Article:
Posted 27.03. 2019 by Cekindo / Last update on 1.04. 2019
One of the most common issues that foreigners in Bali talk about is immigration law. It is a reality that the Indonesian immigration makes things difficult for foreigners – so if you are not careful, you could be in trouble such as being deported, or ending up in jail.
However, if you want to avoid these problems, it is not that difficult. All you have to do is do not underestimate the legal way and make sure you do not commit the following offences because the reason why you might be deported from Bali might surprise you.
In case you have already got into troubles with the Indonesian immigration, read Deportation from Indonesia: An Introduction and Solution.
Let’s face it. No one would enjoy going through immigration. We all know that even when you have nothing to hide, certain things should never come out of your mouth – which may be treated as disrespect or insult to the immigration officer.
There is a horrific story told by a foreigner in Indonesia – he used an insulting word and “kantor imigrasi” (which means immigration office in Indonesian) in his tweet due to a visa extension issue. Unfortunately, social media is a public space and the immigration officers got to know about it soon.
As a result, he was put in a detention centre and then deported. Remember, be respectful to the officers and the local culture.
Since Bali is now flooded with a huge number of digital nomads, some officials might try to make money from them.
In Bali, if you are on a Visa-on-Arrival (VOA), social visa or in fact any visa without a work permit, you are not allowed to do any work – yes, we mean any freelancing work including filming, travel blog, modelling, etc.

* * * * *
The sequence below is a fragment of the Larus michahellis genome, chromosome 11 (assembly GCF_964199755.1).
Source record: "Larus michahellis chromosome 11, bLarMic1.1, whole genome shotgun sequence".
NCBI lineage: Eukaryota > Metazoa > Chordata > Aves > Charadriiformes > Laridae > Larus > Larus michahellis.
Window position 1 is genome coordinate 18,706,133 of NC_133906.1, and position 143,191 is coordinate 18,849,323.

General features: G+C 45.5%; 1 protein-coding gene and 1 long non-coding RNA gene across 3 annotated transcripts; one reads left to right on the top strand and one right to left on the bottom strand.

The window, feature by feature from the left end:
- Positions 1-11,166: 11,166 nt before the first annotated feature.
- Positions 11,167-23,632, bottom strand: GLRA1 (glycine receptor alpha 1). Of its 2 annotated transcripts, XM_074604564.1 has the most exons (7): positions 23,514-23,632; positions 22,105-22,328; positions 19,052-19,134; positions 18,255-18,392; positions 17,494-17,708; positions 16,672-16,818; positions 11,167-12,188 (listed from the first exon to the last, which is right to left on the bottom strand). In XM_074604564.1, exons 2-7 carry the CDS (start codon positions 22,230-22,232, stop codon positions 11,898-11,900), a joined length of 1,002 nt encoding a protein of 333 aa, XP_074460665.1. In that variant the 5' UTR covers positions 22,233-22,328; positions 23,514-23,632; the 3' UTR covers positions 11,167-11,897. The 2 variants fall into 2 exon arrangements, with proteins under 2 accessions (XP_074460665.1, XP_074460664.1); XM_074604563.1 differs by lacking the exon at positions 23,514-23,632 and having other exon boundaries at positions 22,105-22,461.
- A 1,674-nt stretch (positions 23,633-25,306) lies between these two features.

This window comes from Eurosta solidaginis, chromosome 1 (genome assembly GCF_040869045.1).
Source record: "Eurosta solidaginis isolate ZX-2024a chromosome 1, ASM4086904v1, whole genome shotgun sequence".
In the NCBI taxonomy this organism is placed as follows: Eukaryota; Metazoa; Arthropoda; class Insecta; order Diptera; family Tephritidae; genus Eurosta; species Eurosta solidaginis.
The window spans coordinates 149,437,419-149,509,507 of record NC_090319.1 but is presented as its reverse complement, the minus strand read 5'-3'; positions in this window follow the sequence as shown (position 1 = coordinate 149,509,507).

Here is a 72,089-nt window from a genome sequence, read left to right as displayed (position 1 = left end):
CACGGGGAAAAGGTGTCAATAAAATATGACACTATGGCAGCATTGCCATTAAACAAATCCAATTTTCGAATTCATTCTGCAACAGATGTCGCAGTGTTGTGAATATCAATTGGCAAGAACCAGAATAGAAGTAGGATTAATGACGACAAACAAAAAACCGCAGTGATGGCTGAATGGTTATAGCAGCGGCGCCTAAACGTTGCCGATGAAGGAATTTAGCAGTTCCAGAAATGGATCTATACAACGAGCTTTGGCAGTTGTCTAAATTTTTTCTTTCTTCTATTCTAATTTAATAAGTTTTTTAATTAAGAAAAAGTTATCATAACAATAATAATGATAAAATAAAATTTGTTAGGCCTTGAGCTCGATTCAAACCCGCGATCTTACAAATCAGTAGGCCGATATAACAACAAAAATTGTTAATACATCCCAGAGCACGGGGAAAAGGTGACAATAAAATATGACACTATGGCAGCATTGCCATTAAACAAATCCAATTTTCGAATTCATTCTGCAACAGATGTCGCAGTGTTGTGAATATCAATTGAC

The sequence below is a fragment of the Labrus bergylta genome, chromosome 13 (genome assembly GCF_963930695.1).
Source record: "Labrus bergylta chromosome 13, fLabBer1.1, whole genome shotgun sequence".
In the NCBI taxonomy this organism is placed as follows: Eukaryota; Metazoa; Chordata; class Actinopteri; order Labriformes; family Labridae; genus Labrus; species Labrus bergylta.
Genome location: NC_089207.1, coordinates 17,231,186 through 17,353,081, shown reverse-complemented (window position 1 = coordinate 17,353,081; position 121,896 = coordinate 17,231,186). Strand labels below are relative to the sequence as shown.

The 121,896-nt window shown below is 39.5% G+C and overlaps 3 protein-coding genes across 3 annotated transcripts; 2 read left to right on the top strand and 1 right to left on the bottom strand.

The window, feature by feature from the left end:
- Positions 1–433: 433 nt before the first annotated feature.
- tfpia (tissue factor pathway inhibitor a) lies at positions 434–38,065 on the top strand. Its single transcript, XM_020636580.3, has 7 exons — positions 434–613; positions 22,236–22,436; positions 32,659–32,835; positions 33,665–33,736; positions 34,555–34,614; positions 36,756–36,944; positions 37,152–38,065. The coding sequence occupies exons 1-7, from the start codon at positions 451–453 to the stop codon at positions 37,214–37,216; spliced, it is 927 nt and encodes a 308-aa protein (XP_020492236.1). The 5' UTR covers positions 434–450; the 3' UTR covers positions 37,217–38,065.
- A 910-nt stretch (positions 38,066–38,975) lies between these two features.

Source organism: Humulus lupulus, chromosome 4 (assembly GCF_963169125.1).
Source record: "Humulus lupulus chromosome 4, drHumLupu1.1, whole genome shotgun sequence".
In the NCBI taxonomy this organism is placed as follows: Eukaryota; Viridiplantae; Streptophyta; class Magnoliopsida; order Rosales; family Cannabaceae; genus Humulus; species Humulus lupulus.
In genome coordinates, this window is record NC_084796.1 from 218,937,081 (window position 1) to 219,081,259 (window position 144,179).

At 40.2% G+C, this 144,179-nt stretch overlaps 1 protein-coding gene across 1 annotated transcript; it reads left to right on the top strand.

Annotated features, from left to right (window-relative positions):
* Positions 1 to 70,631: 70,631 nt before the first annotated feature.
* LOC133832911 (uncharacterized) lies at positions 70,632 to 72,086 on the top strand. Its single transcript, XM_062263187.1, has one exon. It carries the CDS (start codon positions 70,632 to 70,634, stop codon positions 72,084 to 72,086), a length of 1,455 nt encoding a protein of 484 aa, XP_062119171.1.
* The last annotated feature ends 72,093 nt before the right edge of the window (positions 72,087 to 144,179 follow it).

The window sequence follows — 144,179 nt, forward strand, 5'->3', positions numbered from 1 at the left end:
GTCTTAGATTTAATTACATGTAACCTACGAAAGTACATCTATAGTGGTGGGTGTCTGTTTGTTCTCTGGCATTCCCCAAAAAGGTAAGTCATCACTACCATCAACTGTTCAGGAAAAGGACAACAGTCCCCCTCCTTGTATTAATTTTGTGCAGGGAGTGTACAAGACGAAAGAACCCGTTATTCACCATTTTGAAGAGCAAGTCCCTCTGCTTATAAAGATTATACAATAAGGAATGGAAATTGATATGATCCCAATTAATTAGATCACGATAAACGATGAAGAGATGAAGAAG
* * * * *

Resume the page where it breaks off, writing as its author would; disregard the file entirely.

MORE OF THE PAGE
If you do so, and you are not even hiding your business activity and doing a job for Balinese companies, you can expect officers knocking on your door soon.
Beware, any activity you are paid for is considered as a business and breaking the law. You might have seen dozens of photographers and models taking pictures on Balinese beaches, but have you heard the story of Canadian and American photo shooting group being deported because of that?
Due to the previous conflict between Papua and Indonesia, it was reported that several informal restrictions apply, and journalists may be put on the immigration blacklist.
The most recent story happened last year to an Australian journalist on her honeymoon to Papua via Bali. She was also reportedly deported soon after, but the exact reasons remain unclear.
This is not a particularly shocking reason that you might get deported. Just a gentle reminder – do not exceed the limit on your visa as it is a surefire way to get you deported from Bali immediately if you do not pay the fine.
For the free visa, you are only permitted to say up to 30 days, for Visa-on-Arrival – which is extendable – your stay in Indonesia is limited to 60 days.
If you overstay less than 30 days, a daily fine applies, and you can leave the country after you pay. However, in case you exceed your stay in Bali for more than 30 days, get ready for blacklisting and deportation.
If you apply for a temporary stay visa in your home country prior to your arrival in Bali, you will get a VITAS (Visa Tinggal Terbatas). Many foreigners think a VITAS would allow them to stay up to 2 years.
However, this is a big mistake.
Your VITAS is only an entry visa to Bali, and you will need to convert it to ITAS (Izin Tinggal Terbatas) at the local immigration within 7 days upon arrival.
Failure to do so will make you deported and may not be able to enter the country for at least 6 months.
In summary, a foolproof not to get deported as a foreigner is to apply for the proper visa that suits your purpose of stay or work in Bali. In addition, we highly advise you not to take up any job without a work permit in Bali and avoid frequent and short visa runs that will put you under the immigration’s radar.
If you need advice regarding the visa proceeding or immigration law issues in Bali, please consult Cekindo’s professional advisors.